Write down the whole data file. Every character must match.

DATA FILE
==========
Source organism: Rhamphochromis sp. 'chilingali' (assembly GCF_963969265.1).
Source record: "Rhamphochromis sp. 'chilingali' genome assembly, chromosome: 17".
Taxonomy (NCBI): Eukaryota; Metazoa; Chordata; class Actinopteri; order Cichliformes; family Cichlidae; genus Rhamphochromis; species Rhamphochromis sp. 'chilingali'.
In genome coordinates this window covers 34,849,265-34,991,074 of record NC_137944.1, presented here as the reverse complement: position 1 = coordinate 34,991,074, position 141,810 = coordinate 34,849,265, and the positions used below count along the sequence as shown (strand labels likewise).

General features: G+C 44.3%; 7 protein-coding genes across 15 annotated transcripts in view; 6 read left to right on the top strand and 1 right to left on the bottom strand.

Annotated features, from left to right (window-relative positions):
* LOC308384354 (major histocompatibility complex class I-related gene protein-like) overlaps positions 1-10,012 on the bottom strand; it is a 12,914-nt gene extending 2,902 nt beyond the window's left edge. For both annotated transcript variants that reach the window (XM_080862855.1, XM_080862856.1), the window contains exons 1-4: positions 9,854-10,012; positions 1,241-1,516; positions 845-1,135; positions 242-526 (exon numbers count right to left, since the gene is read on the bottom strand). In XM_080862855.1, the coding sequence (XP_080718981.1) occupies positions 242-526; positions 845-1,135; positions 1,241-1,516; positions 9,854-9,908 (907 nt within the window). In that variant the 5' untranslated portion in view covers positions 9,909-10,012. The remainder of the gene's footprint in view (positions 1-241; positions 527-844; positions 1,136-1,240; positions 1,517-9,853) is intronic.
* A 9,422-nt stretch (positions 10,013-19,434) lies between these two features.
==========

Source organism: Rhamphochromis sp. 'chilingali' (assembly GCF_963969265.1).
Source record: "Rhamphochromis sp. 'chilingali' genome assembly, chromosome: 17".
Taxonomy (NCBI): Eukaryota; Metazoa; Chordata; class Actinopteri; order Cichliformes; family Cichlidae; genus Rhamphochromis; species Rhamphochromis sp. 'chilingali'.
In genome coordinates this window covers 34,849,265-34,991,074 of record NC_137944.1, presented here as the reverse complement: position 1 = coordinate 34,991,074, position 141,810 = coordinate 34,849,265, and the positions used below count along the sequence as shown (strand labels likewise).

General features: G+C 44.3%; 7 protein-coding genes across 15 annotated transcripts in view; 6 read left to right on the top strand and 1 right to left on the bottom strand.

Annotated features, from left to right (window-relative positions):
* LOC308384354 (major histocompatibility complex class I-related gene protein-like) overlaps positions 1-10,012 on the bottom strand; it is a 12,914-nt gene extending 2,902 nt beyond the window's left edge. For both annotated transcript variants that reach the window (XM_080862855.1, XM_080862856.1), the window contains exons 1-4: positions 9,854-10,012; positions 1,241-1,516; positions 845-1,135; positions 242-526 (exon numbers count right to left, since the gene is read on the bottom strand). In XM_080862855.1, the coding sequence (XP_080718981.1) occupies positions 242-526; positions 845-1,135; positions 1,241-1,516; positions 9,854-9,908 (907 nt within the window). In that variant the 5' untranslated portion in view covers positions 9,909-10,012. The remainder of the gene's footprint in view (positions 1-241; positions 527-844; positions 1,136-1,240; positions 1,517-9,853) is intronic.
* A 9,422-nt stretch (positions 10,013-19,434) lies between these two features.